"Social media has complicated things over the years," said Chittenden County State's Attorney Sarah George, who admitted that she's completely abandoned using Facebook personally due to the ugliness of comments made there, although her office holds an account for professional use.
George looked over the comments leveled at Doner's photo on the Vermont Parents for Gun Rights Facebook page and shook her head. But there is little state law can do about it, she said.
That's because Vermont's primary tool for his kind of issue is a statute first created in 1967. The first part of 13 V.S.A. § 1027, known as "Disturbing peace by use of telephone or other electronic communications" starts off with:
"A person who, with intent to terrify, intimidate, threaten, harass, or annoy, makes contact by means of a telephonic or other electronic communication with another and makes any request, suggestion, or proposal that is obscene, lewd, lascivious, or indecent; threatens to inflict injury or physical harm to the person or property of any person; or disturbs, or attempts to disturb, by repeated telephone calls or other electronic communications, whether or not conversation ensues, the peace, quiet, or right of privacy of any person at the place where the communication or communications are received shall be fined not more than $250.00 or be imprisoned not more than three months, or both."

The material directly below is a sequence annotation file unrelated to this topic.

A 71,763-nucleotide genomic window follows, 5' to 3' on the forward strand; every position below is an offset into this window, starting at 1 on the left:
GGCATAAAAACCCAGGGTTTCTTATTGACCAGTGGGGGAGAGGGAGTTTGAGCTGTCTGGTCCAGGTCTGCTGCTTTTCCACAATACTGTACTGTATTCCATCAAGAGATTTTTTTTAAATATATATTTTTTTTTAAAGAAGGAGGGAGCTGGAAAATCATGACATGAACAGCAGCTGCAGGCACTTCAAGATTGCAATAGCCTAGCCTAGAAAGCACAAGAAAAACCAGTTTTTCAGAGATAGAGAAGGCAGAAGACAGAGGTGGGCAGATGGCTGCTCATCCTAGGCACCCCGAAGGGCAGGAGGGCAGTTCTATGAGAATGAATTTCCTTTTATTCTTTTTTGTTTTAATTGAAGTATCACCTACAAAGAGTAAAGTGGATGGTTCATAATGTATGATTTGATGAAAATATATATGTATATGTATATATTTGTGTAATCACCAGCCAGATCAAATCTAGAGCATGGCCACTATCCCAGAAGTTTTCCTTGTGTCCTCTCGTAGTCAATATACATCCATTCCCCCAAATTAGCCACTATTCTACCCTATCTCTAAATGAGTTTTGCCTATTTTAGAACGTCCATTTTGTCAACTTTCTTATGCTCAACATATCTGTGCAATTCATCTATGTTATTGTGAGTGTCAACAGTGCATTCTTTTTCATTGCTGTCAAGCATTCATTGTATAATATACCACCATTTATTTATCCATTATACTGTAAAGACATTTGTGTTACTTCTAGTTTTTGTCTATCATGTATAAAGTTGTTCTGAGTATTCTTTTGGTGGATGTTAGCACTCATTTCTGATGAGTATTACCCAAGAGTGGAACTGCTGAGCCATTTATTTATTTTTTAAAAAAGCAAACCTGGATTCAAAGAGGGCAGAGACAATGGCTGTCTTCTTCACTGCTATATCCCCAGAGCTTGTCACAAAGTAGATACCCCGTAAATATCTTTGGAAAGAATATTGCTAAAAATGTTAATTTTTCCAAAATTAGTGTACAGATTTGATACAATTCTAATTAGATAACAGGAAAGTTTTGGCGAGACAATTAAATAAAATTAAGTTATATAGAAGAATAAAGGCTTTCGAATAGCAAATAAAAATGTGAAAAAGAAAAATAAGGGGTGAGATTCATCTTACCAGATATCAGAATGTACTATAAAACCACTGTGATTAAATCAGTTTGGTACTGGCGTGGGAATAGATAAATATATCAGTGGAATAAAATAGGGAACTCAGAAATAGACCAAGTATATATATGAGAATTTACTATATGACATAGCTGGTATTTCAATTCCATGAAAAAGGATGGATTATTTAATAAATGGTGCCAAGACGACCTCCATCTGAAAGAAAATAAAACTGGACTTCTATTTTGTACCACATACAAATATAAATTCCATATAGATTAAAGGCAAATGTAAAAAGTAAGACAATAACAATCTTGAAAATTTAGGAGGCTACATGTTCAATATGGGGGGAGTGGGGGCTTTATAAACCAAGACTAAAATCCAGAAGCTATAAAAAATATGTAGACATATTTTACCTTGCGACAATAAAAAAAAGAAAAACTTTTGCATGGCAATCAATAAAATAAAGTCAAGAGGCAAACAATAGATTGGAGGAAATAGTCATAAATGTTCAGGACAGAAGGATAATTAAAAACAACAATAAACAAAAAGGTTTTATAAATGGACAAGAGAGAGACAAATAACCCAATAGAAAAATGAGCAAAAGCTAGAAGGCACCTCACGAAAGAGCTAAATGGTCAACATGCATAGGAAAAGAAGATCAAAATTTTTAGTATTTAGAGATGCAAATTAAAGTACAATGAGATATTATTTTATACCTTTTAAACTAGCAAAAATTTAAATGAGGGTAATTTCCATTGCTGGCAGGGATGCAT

"It requires that it be directed at that person," said Deputy State's Attorney Sally Adams of any threat or comment that could be acted on by law enforcement. And that's where social media by and large gets around the law. Adams recalled a case where a threat was made on a social platform, that it was obvious who was being threatened, but because that threat wasn't explicitly communicated to the subject, it didn't meet the requirements of the law.
"It's unfortunate because it clearly was a horrible threat" she said. "But it wasn't a threat that was communicated to that person, and that's the issue."
Despite being updated in 1999 and again in 2013, George thinks the legislature needs modify the law further to address social media, but how is a big question.
Something like H.496 might help, introduced in 2019 after Vermont state Rep. Kiah Morris of Bennington, who is African American, resigned, citing what she described as targeted harassment by Max Misch, a self-described white nationalist. But that bill is a long way off from becoming law.
According to one of its sponsors, Rep. Martin LaLonde, the bill is under major revision. It received pushback from racial justice proponents and even Morris herself for not having enough input from the communities it was trying to protect. LaLonde pointed out that trying to create a law that protects a victim from the hate speech or bias while preserving freedom of speech is no easy task.
"That's what we are trying to figure out," he said.
For now, a legislative solution that would give law enforcement and state prosecutors a better tool seems far off.
As for the vandals, Doner hopes that the police will catch them. When asked whether they would just take the Black Lives Matter flag down, Doner said it's too late for that now.
"That's exactly what these kinds of people want us to do ... to take it down," Doner said.
"We didn't even mean to have it up forever ... then when people lashed out so vehemently, now we can't take it down."
Follow Ryan Mercer on Twitter: @ryanmercer1
This article originally appeared on Burlington Free Press: Trans person in Milton, Vermont, faces Facebook threats and vandalism